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Chapter 4

Chapter 4 - Motivation and Values

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Ryerson University
MKT 400
Marla Spergel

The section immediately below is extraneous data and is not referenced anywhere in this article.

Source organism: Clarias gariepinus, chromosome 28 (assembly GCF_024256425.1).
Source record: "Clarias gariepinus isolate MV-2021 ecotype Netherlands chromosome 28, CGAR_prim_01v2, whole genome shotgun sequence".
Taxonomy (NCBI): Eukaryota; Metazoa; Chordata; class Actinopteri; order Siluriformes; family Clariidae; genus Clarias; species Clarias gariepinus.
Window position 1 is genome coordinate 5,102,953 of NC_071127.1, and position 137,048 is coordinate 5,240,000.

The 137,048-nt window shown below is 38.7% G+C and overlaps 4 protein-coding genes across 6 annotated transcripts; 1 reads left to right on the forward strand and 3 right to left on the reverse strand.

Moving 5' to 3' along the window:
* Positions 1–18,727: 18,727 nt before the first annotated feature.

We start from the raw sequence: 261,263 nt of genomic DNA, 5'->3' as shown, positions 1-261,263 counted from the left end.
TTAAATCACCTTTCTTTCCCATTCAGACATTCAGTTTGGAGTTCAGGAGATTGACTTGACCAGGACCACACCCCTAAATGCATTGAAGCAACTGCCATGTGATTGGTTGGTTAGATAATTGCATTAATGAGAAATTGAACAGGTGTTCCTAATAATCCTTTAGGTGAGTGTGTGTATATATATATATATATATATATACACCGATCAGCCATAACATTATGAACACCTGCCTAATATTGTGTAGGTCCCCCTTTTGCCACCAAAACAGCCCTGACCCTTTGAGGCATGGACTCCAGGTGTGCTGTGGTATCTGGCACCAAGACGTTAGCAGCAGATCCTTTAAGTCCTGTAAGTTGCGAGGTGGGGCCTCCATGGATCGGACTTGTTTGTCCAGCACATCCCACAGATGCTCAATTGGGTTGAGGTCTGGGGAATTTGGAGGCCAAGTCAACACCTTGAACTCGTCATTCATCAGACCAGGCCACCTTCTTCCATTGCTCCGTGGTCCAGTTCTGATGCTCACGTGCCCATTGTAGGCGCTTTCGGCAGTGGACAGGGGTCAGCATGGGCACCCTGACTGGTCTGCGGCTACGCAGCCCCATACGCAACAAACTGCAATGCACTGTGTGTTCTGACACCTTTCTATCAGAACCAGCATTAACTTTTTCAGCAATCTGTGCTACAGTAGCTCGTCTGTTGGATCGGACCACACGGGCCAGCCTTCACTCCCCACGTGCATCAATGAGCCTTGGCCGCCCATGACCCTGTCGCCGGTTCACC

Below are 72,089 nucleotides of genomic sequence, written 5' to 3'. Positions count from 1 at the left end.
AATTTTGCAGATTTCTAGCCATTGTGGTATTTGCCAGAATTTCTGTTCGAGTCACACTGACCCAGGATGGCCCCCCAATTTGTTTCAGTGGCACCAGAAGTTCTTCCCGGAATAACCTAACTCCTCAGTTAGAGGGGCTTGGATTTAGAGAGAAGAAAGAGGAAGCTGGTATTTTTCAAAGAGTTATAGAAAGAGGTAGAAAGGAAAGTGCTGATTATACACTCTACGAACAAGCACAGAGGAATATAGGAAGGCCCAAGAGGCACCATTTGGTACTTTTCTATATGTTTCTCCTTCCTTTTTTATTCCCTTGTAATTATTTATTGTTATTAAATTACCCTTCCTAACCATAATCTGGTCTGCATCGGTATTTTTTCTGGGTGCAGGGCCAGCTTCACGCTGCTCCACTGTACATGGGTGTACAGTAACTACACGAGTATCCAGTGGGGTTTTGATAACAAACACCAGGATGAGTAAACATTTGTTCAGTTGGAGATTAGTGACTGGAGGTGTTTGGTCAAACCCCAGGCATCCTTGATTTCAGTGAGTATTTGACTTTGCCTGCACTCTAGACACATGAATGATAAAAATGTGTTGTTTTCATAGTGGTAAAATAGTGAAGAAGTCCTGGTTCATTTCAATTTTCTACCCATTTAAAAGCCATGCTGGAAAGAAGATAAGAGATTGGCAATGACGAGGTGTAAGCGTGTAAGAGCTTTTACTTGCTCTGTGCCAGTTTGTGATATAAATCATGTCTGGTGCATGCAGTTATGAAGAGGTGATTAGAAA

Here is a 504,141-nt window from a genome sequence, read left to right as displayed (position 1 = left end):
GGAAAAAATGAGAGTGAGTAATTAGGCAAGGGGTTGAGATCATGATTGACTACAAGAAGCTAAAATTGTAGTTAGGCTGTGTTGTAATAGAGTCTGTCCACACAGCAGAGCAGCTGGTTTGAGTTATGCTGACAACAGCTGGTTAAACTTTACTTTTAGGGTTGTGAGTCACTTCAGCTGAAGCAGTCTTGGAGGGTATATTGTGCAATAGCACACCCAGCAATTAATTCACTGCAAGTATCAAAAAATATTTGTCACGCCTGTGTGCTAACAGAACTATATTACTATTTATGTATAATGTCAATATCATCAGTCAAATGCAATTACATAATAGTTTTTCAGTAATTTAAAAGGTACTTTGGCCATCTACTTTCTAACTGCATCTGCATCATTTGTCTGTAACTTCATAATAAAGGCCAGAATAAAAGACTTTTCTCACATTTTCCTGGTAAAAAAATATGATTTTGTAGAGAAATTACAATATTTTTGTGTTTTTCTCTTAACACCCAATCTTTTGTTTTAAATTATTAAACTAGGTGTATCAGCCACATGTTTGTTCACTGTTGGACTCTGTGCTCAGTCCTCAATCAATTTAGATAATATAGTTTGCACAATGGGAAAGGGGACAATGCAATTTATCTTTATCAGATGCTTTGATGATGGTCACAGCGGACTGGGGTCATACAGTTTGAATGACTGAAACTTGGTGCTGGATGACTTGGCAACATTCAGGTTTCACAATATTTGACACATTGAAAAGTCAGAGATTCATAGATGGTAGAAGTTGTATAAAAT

MKT400Chapter 4 Motivation and ValuesThe motivation processy Motivation is an internal state that activates goaloriented behaviour y Oncea need has been activated a state of tension exists that drives the customer to attempt to reduce or eliminate that need o Utilitariandesire to achieve some functional or practical benefit o Hedonican experiential need involving emotional responses or fantasies y Motivation can be described in term of its strength or the pull it exerts on the consumer its direction or the particular way the consumer attempts to reduce motivational tensionMotivational strengthy Early work on motivation ascribed behaviour to instinctthis view is now largely discredited y Drive theory focuses on biological needs that produce unpleasant states of arousal stomach grumbling o Homeostasisgoaloriented behaviour that attempts to reduce or eliminate this unpleasant state and return to a balanced one y Expectancy theory suggests that behaviour is largely pulled by expectations of achieving desirable outcomespositive incentivesrather than pushed from withinMotivational directiony The particular form of consumption used to satisfy a need is termed a want y Types of needs o Biogenic needsfood water air andshelter o Psychogenic needsacquired in the process of becoming a member of a culturestatus power affiliationMotivational conflicts y A goal has valence can be positive or negative y Positively valued goalpeople are motivated to approach the goal and will seek out products instrumental to attaining it y Negatively valued goalmotivated to avoid a negative outcome y Three general types of conflicts o Approachapproach conflictperson must choose between two desirable alternativesTheory of cognitive dissonancepremise that people have a need for order and consistency in their lives and that a state of tension is created when beliefs or behaviours conflict with one another
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